Research has shown that light therapy is linked to circadian rhythms, the body’s internal clock, which can vary from person to person. “Light therapy grew out of the science of circadian rhythms,” explains Saegner, who says that treating SAD with light is backed by credible scientific research.

5. Not all light boxes are made equal

Light therapy isn’t regulated by the FDA, so the quality of light boxes can vary depending on the manufacturer. “You need to know what you’re doing,” says Saegner, “or you could literally get burnt by UV rays or get insufficient lux [illumination].”

When choosing a light box, make sure you pick one that is specially designed to treat SAD — some are used to treat skin disorders. Boxes come in different sizes and designs but they should all emit a bright white light, rather than UV or blue light. You’ll also want to consider factors like its brightness and how you’ll be using it, how much space you have for one in your house, and how much time you have in the mornings.

You can buy a light box online for between $60 and $300 — your insurance company may be able to reimburse you for this cost. If you’re hesitant about making a purchase, you can rent one out first to try.

6. Light therapy has side effects too

It’s a misconception to think that light boxes emit light of such high intensity that they’re dangerous. Most boxes emit light of a 10,000 lux intensity, which is similar to the type of light you would get at dawn, says Brainard. In comparison, typical indoor lighting averages between 50 to 250 lux.

Light therapy is generally considered safe but as with all treatments, there can be side effects if used incorrectly. These include eye strain, dry eyes and possibly hypomania, which is the reverse of depression where “a person can feel racy or tuned up,” says Brainard. Part of using a light box correctly involves sitting at the right distance from it, as specified by the manufacturer, and not staring directly into the light.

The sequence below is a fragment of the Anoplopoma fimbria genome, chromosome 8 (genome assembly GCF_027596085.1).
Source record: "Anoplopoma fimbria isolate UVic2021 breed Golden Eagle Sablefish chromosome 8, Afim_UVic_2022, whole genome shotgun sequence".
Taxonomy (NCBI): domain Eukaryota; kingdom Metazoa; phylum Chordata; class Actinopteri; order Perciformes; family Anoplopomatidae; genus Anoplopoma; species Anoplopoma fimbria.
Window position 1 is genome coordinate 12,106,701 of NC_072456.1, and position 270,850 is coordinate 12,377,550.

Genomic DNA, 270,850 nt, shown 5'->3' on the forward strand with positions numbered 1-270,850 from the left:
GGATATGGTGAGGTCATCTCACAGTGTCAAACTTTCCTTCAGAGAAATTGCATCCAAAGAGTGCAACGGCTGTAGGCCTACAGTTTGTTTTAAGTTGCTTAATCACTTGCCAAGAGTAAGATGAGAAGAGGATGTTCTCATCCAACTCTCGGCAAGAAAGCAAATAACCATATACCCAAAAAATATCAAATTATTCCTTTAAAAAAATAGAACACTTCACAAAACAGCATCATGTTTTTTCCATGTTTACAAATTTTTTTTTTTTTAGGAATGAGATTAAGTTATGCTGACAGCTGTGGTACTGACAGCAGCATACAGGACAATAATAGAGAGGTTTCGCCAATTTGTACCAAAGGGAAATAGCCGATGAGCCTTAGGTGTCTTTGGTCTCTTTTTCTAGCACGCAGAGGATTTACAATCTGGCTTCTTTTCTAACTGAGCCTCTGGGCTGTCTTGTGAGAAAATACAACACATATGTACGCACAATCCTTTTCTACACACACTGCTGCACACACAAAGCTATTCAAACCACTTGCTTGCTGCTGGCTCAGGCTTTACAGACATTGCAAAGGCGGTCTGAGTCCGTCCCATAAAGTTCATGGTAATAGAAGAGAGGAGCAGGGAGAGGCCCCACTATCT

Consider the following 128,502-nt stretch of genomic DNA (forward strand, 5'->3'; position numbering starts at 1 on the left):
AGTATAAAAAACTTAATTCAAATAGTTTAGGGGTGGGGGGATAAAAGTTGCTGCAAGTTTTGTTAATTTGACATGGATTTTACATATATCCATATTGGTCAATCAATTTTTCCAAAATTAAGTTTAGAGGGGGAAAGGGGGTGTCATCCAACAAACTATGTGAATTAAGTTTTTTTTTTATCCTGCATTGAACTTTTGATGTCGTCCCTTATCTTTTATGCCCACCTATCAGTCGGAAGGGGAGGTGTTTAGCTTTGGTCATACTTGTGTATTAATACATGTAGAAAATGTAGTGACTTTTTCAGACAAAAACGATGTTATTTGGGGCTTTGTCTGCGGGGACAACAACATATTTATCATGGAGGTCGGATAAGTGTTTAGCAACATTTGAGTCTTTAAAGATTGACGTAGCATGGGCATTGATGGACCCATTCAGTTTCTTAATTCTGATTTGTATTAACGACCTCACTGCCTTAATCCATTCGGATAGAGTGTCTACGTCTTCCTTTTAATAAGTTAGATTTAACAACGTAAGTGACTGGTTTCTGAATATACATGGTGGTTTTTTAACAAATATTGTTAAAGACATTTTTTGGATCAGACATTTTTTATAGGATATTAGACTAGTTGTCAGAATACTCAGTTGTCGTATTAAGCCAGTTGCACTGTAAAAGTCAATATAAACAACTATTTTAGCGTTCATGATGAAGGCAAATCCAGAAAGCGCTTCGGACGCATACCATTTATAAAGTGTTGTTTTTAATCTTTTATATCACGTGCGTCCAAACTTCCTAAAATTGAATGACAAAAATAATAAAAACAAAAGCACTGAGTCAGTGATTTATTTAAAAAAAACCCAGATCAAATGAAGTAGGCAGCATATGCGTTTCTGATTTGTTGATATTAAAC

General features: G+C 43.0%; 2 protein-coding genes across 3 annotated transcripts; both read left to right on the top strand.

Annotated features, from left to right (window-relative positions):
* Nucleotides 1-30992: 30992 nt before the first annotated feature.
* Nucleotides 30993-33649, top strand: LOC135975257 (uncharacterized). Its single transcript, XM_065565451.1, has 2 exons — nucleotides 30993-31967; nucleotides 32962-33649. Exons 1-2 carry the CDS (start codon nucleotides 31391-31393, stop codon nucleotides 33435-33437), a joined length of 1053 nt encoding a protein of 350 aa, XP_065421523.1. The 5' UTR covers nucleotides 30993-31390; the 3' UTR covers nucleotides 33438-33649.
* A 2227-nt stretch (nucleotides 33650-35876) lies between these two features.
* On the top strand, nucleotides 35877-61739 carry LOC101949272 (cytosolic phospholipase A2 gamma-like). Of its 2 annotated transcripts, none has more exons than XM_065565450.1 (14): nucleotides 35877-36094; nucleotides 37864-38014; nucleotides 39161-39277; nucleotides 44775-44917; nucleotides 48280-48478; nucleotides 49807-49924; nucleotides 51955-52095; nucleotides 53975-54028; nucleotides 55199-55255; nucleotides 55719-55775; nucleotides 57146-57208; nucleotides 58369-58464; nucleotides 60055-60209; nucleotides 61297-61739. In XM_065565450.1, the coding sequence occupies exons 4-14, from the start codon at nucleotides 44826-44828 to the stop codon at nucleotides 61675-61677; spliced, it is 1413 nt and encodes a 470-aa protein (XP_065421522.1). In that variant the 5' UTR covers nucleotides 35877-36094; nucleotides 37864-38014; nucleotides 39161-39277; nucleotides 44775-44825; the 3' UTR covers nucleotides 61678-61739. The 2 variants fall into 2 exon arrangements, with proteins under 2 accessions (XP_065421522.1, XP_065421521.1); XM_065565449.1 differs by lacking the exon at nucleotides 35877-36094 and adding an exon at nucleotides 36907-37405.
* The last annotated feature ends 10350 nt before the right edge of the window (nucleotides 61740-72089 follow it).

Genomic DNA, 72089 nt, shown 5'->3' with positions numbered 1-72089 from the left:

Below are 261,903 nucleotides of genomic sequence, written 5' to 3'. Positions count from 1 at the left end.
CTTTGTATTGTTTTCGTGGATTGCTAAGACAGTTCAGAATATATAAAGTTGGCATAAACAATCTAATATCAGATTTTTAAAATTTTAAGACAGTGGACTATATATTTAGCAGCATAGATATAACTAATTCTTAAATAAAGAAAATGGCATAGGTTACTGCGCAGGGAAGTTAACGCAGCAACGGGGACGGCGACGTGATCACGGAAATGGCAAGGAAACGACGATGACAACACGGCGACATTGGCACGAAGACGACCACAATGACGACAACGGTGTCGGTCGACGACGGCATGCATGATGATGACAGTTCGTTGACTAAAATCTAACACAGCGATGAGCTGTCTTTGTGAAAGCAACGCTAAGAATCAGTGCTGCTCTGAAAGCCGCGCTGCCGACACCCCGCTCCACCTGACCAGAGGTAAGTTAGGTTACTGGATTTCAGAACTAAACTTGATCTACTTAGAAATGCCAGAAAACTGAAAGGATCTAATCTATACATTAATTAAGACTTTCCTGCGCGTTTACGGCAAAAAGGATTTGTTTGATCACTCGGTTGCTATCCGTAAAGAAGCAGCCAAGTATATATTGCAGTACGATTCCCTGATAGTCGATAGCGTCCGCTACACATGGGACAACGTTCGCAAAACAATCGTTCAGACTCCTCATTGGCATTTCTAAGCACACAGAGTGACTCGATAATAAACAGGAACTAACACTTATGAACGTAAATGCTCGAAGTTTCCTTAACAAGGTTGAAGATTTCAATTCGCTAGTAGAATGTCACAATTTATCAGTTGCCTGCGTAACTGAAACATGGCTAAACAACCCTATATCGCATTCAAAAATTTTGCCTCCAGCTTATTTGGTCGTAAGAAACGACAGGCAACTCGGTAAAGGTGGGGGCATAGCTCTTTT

7. Light therapy isn’t dawn stimulation

You can also buy a special type of alarm clock that wakes you up using light. The idea is to stimulate a sunrise, where light gradually gets brighter over, say, 30 minutes before your desired alarm time. This dawn stimulation is different from the bright light therapy we’ve been talking about so far. It hasn’t been studied in as much detail as light therapy but there is evidence to suggest it might be useful in treating SAD too.

If you suspect you might have SAD, speak to your doctor. He or she will be able to run a few tests to diagnose you correctly. Your doctor will also discuss what treatment options are available and what would work best for you. Light therapy is often one of the first treatments recommended because it’s simple, unobtrusive and largely effective. But there are other ways to treat SAD too — with antidepressants, melatonin treatment, counseling or general changes to your lifestyle.

Winter can be a tough time, but remember help is always on hand to fight those blues away.

About the Author

Sandy Ong

Sandy hails from sunny Singapore where she earned a B.S. in life sciences. She then moved to London for a M.S. in forensic science before deciding testing crime scene samples wasn’t as cool as it sounded. After spending some years as a medical writer, she moved across the pond to further her love for science writing.